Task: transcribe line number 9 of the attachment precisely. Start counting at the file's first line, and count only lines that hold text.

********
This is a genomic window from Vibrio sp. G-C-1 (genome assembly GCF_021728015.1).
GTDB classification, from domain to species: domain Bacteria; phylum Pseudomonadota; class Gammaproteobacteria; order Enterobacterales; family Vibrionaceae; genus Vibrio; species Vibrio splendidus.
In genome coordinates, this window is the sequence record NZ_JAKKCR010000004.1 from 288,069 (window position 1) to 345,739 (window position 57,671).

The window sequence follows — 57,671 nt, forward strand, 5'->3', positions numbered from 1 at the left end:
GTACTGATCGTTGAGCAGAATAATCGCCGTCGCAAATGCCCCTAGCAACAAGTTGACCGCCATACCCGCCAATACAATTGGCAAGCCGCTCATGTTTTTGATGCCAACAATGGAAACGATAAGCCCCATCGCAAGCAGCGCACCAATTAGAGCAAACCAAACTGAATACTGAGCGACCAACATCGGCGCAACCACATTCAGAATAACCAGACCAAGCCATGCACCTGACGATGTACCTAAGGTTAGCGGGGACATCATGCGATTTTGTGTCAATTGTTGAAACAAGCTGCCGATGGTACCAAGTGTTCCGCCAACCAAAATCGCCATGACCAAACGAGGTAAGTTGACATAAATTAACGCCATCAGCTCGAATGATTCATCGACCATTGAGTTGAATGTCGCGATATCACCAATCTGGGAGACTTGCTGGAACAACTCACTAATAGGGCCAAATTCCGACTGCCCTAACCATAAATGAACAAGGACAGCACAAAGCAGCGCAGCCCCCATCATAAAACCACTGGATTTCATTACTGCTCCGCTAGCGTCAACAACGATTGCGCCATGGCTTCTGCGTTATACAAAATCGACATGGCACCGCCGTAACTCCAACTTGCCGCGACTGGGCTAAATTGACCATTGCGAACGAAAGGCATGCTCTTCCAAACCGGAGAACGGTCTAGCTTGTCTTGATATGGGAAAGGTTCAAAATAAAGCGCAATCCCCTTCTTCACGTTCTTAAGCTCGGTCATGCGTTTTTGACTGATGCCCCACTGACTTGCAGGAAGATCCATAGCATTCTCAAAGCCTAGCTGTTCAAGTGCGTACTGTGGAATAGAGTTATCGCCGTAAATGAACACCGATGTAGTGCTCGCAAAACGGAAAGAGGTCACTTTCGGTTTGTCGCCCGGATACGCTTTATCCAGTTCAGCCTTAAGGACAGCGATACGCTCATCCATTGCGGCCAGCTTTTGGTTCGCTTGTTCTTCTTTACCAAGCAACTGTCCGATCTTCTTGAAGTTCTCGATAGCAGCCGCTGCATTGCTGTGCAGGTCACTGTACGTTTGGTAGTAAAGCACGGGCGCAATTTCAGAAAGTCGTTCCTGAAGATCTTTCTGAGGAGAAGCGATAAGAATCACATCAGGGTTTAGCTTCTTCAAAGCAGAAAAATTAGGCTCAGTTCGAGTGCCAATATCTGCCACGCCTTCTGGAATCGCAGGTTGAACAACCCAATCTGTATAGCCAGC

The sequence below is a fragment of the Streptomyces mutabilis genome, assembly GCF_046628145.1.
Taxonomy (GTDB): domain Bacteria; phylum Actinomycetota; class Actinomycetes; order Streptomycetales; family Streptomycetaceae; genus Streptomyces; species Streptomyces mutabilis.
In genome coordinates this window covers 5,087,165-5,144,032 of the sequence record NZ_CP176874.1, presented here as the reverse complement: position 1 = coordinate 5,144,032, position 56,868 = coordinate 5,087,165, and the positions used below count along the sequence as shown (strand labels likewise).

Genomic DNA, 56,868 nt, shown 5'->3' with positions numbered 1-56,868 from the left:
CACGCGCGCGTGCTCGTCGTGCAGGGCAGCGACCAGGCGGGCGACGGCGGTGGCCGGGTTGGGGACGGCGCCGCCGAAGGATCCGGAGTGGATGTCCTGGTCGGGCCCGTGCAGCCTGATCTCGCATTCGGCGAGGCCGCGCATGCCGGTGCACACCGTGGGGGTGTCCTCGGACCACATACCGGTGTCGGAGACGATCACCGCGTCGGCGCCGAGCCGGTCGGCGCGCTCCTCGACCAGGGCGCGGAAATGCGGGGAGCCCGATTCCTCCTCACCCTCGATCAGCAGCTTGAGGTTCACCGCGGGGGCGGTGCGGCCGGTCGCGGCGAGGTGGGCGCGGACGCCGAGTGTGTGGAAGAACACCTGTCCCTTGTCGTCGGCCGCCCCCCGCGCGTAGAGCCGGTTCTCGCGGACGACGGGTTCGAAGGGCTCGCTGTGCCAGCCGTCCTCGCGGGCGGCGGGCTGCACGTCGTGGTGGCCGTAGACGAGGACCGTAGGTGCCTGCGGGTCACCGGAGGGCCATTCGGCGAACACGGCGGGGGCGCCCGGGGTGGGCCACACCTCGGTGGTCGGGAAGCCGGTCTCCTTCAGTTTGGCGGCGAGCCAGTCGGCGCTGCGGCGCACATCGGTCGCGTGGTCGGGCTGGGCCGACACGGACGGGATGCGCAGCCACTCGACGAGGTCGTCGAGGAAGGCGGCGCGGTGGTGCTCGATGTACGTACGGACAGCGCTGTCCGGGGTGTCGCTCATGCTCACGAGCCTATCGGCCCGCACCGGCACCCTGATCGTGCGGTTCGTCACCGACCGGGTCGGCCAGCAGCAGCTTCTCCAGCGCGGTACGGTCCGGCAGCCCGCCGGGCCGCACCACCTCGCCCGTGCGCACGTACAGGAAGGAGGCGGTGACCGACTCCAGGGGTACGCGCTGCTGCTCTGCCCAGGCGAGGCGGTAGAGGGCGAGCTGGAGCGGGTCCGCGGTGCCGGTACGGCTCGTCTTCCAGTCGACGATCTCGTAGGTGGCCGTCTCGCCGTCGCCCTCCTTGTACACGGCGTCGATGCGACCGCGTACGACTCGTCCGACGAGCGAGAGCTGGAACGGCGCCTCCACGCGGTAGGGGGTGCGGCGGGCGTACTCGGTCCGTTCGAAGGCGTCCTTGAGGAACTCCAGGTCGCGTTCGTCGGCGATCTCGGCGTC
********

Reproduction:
Genomic DNA, 56,868 nt, shown 5'->3' with positions numbered 1-56,868 from the left: